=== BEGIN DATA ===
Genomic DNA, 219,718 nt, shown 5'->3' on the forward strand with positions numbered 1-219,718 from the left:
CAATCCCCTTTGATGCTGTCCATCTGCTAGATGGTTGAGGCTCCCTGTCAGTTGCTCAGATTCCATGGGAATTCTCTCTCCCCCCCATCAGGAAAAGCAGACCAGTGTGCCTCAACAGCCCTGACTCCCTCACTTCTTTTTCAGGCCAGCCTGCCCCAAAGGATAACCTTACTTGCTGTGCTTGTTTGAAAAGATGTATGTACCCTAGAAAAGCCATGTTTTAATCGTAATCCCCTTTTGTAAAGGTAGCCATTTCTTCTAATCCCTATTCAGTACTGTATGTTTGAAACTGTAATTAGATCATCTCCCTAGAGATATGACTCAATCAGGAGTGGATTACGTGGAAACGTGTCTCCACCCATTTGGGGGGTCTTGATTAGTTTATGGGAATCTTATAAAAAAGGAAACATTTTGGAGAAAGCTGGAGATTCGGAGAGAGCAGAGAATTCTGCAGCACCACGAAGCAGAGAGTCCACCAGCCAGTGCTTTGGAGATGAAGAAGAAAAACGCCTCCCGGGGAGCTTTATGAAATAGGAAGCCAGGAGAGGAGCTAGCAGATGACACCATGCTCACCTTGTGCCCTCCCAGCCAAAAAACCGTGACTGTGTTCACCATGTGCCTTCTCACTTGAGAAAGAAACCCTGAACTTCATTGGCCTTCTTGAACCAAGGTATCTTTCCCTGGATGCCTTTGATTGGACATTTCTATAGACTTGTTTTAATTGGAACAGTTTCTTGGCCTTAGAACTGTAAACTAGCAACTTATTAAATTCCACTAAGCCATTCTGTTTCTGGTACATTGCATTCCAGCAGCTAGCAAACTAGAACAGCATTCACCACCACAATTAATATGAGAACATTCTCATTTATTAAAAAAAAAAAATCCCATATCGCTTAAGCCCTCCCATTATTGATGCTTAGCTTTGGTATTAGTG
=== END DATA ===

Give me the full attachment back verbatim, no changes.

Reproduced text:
Genomic DNA, 219,718 nt, shown 5'->3' on the forward strand with positions numbered 1-219,718 from the left:
CAATCCCCTTTGATGCTGTCCATCTGCTAGATGGTTGAGGCTCCCTGTCAGTTGCTCAGATTCCATGGGAATTCTCTCTCCCCCCCATCAGGAAAAGCAGACCAGTGTGCCTCAACAGCCCTGACTCCCTCACTTCTTTTTCAGGCCAGCCTGCCCCAAAGGATAACCTTACTTGCTGTGCTTGTTTGAAAAGATGTATGTACCCTAGAAAAGCCATGTTTTAATCGTAATCCCCTTTTGTAAAGGTAGCCATTTCTTCTAATCCCTATTCAGTACTGTATGTTTGAAACTGTAATTAGATCATCTCCCTAGAGATATGACTCAATCAGGAGTGGATTACGTGGAAACGTGTCTCCACCCATTTGGGGGGTCTTGATTAGTTTATGGGAATCTTATAAAAAAGGAAACATTTTGGAGAAAGCTGGAGATTCGGAGAGAGCAGAGAATTCTGCAGCACCACGAAGCAGAGAGTCCACCAGCCAGTGCTTTGGAGATGAAGAAGAAAAACGCCTCCCGGGGAGCTTTATGAAATAGGAAGCCAGGAGAGGAGCTAGCAGATGACACCATGCTCACCTTGTGCCCTCCCAGCCAAAAAACCGTGACTGTGTTCACCATGTGCCTTCTCACTTGAGAAAGAAACCCTGAACTTCATTGGCCTTCTTGAACCAAGGTATCTTTCCCTGGATGCCTTTGATTGGACATTTCTATAGACTTGTTTTAATTGGAACAGTTTCTTGGCCTTAGAACTGTAAACTAGCAACTTATTAAATTCCACTAAGCCATTCTGTTTCTGGTACATTGCATTCCAGCAGCTAGCAAACTAGAACAGCATTCACCACCACAATTAATATGAGAACATTCTCATTTATTAAAAAAAAAAAATCCCATATCGCTTAAGCCCTCCCATTATTGATGCTTAGCTTTGGTATTAGTG